Cronin also cited accessibility concerns and said that Fenves asking families to commute the extra distance when they may have already booked hotels and flights was “unreasonable.” Former Student Government Association President Khegan Meyers (24B) also said that the “last-minute” change of venue will affect transportation and will require accommodations such as rescheduling flights.

Meyers acknowledged that though there is disappointment among the graduating class, he said it could have been worse as Columbia University (N.Y.) and the University of Southern California canceled their commencement ceremonies.

“The general sentiment is obviously one of disappointment that we can’t have a normal commencement on the campus,” Meyers said. “I hope people will want to make the best of it.”

In a frequently asked questions (FAQ) webpage on the commencement website, Emory confirmed that the University-wide commencement event, as well as many of the individual events, will be livestreamed. The webpage also added that faculty, staff and students should carry their Emory ID on them at all times and be ready to present it to Emory officials. The Gas South District will also hold security screenings for event safety.

The FAQ webpage states that open expression rules will be enforced at commencement. Individuals are not allowed to interfere “unreasonably” or cause “substantial disruption” that hampers the rights of others. This can include excessive noise or chanting, which can interrupt someone giving a speech or prevent the audience from seeing a speaker during commencement. Attendees may not hold protests that endanger the health or safety of attendees or cause or threaten to cause harm to a person or property. Finally, attendees are not allowed to “cause harassment,” become unreasonably loud or violate federal, state, local or other applicable laws.

Emory will update the commencement website as more information becomes available.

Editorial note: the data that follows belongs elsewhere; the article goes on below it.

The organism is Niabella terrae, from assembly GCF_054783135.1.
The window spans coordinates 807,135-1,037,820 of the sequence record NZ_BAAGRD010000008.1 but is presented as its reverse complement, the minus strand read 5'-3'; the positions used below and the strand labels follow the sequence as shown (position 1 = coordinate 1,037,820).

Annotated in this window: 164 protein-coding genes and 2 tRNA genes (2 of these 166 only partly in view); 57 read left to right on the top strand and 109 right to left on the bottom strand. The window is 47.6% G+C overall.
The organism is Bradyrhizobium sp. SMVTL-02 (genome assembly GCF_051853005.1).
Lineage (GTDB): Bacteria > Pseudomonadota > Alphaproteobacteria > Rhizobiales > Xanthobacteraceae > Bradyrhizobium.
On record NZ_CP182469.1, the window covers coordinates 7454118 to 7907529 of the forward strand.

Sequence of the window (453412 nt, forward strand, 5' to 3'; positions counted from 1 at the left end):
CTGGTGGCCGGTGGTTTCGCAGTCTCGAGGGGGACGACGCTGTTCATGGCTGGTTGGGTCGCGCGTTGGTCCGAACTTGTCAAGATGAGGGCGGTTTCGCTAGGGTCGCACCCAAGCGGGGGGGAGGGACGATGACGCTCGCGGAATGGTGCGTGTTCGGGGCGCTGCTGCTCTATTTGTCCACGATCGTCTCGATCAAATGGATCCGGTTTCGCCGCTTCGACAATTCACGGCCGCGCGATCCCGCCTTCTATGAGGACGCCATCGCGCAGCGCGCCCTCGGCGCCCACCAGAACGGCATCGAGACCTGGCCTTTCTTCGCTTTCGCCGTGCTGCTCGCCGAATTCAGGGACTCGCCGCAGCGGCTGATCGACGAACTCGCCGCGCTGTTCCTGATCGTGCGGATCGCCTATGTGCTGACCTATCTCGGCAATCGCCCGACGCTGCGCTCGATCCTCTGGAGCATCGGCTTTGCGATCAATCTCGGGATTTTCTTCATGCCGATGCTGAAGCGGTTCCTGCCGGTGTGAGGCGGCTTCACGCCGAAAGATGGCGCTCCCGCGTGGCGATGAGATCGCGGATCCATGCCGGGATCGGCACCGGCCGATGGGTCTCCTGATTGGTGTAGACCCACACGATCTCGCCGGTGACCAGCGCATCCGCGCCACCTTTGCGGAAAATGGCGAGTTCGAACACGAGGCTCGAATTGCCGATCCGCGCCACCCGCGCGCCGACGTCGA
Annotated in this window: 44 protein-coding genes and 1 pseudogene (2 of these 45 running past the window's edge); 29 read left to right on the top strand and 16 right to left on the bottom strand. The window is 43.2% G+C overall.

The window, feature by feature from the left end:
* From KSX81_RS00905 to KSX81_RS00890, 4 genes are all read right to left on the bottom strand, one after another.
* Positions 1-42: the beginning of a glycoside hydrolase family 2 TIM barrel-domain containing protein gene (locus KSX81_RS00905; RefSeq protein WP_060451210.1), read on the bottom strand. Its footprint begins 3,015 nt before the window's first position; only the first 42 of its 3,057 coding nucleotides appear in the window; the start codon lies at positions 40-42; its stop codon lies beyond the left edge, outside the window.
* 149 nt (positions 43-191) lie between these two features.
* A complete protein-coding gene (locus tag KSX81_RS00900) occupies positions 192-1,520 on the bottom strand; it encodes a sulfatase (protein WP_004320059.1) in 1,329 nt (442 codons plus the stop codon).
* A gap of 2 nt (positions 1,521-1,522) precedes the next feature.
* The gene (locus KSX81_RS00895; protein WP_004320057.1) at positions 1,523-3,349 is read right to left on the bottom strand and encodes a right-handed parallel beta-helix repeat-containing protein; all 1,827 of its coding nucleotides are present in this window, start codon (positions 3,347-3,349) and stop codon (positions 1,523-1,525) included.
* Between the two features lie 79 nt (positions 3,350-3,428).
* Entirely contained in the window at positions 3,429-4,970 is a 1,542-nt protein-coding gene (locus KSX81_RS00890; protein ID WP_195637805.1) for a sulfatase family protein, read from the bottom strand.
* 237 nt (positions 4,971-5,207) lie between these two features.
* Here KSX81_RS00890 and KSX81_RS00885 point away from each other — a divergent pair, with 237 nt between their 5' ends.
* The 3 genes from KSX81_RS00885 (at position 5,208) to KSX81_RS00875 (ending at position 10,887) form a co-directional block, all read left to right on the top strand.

Fenves concluded that Emory applauds each graduate’s resilience, dedication and accomplishments.

You will become graduates of Emory University, ready to enter a world that needs your talents, your wisdom, and your leadership,” Fenves wrote.

Updated (5/12/2024 at 2:30 p.m.): This article was updated to include comments from Ranjan Kesavan (24C), Catherine Cronin (22Ox, 24C) and former Student Government Association President Khegan Meyers (24B).

Correction (5/6/2024 at 4:00 p.m.): A previous version of this article did not clarify that individual identity events would be replaced by a Belonging and Community Justice reception. The article has been updated to reflect this information.

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Spencer Friedland (26C) is from Long Island, New York and is the Emory Wheel's Managing News Editor. He is a Philosophy, Politics and Law major and has a secondary major in Film. Spencer is also a part of the Franklin Fellows program at Emory.

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Lauren Yee (25Ox) is a news editor at The Emory Wheel. She is from Hong Kong and is majoring in religion. Outside of the Wheel, Yee serves on the boards of the Phi Gamma Literary Society and the Oxford Ensemble of Shakespearean Artists. In her free time, you can find her playing the saxophone, watching musicals or enjoying an iced oat milk matcha!